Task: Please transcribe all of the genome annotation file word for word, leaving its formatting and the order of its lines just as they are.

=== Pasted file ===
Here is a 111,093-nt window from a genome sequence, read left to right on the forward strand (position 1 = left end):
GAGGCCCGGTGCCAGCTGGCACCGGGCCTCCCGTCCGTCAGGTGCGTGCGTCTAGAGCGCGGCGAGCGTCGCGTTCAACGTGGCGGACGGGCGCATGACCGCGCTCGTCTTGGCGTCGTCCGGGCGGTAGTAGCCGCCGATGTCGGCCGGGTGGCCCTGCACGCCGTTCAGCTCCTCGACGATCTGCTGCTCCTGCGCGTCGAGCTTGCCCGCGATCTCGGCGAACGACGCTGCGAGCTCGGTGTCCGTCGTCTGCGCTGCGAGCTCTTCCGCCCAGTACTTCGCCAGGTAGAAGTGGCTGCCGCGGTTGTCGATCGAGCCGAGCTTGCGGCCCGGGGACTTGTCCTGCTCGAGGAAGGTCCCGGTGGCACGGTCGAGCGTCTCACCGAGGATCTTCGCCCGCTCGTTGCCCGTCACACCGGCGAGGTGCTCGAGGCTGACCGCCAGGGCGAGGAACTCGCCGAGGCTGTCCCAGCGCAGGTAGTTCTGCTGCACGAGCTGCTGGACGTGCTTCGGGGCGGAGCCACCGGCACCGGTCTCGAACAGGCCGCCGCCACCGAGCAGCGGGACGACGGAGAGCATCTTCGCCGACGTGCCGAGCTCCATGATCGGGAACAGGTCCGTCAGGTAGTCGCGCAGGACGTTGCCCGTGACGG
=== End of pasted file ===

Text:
Here is a 111,093-nt window from a genome sequence, read left to right on the forward strand (position 1 = left end):
GAGGCCCGGTGCCAGCTGGCACCGGGCCTCCCGTCCGTCAGGTGCGTGCGTCTAGAGCGCGGCGAGCGTCGCGTTCAACGTGGCGGACGGGCGCATGACCGCGCTCGTCTTGGCGTCGTCCGGGCGGTAGTAGCCGCCGATGTCGGCCGGGTGGCCCTGCACGCCGTTCAGCTCCTCGACGATCTGCTGCTCCTGCGCGTCGAGCTTGCCCGCGATCTCGGCGAACGACGCTGCGAGCTCGGTGTCCGTCGTCTGCGCTGCGAGCTCTTCCGCCCAGTACTTCGCCAGGTAGAAGTGGCTGCCGCGGTTGTCGATCGAGCCGAGCTTGCGGCCCGGGGACTTGTCCTGCTCGAGGAAGGTCCCGGTGGCACGGTCGAGCGTCTCACCGAGGATCTTCGCCCGCTCGTTGCCCGTCACACCGGCGAGGTGCTCGAGGCTGACCGCCAGGGCGAGGAACTCGCCGAGGCTGTCCCAGCGCAGGTAGTTCTGCTGCACGAGCTGCTGGACGTGCTTCGGGGCGGAGCCACCGGCACCGGTCTCGAACAGGCCGCCGCCACCGAGCAGCGGGACGACGGAGAGCATCTTCGCCGACGTGCCGAGCTCCATGATCGGGAACAGGTCCGTCAGGTAGTCGCGCAGGACGTTGCCCGTGACGG